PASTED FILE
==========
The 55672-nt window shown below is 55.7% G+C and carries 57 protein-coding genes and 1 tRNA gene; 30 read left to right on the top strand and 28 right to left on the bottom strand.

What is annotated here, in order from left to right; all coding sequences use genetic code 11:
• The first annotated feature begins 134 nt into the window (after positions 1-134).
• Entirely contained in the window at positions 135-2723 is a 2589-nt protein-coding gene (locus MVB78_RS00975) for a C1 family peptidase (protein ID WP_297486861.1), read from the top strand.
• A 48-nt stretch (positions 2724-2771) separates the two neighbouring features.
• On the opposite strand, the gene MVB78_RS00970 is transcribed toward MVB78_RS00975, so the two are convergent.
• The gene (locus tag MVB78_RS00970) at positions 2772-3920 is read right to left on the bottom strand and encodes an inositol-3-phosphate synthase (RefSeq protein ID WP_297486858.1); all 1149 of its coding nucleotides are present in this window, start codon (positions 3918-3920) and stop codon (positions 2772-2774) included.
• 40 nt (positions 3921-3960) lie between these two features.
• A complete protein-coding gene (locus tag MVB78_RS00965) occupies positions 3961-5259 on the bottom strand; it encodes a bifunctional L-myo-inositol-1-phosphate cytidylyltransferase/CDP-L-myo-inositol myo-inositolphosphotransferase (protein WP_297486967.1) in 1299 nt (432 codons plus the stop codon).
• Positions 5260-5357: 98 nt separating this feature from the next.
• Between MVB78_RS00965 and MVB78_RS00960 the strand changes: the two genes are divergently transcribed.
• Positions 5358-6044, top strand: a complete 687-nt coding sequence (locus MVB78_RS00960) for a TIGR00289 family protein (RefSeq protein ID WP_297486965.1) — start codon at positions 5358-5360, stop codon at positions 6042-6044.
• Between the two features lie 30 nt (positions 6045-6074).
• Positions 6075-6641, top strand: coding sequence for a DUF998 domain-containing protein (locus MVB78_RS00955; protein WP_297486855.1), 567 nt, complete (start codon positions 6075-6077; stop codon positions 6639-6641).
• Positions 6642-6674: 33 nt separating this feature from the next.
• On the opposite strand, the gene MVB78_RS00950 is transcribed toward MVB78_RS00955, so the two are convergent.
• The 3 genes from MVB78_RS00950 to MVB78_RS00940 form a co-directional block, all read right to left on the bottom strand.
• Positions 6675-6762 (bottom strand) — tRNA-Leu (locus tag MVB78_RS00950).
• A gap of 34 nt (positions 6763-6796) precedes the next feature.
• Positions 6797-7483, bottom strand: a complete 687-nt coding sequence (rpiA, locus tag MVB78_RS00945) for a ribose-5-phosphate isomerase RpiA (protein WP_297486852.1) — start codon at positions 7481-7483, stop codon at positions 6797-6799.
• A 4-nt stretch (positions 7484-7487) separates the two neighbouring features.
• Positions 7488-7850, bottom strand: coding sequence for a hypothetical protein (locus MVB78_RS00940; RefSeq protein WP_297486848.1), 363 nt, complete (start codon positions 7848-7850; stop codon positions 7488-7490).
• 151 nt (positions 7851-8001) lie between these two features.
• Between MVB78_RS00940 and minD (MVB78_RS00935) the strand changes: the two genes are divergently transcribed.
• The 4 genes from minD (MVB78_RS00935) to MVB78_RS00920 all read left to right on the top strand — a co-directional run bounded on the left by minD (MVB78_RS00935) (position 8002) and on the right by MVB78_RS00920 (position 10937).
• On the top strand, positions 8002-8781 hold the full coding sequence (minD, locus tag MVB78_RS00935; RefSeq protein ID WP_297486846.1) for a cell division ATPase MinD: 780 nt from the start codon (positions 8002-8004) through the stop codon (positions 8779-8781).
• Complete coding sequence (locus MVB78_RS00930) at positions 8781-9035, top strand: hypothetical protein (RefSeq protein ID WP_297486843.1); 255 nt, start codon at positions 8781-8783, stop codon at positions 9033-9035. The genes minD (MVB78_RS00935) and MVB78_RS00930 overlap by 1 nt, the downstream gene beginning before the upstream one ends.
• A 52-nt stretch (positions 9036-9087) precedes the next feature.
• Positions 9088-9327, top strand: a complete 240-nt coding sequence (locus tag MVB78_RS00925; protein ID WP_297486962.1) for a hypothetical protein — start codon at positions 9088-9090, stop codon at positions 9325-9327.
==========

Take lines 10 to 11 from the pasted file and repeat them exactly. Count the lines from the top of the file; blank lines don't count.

• Positions 5260-5357: 98 nt separating this feature from the next.
• Between MVB78_RS00965 and MVB78_RS00960 the strand changes: the two genes are divergently transcribed.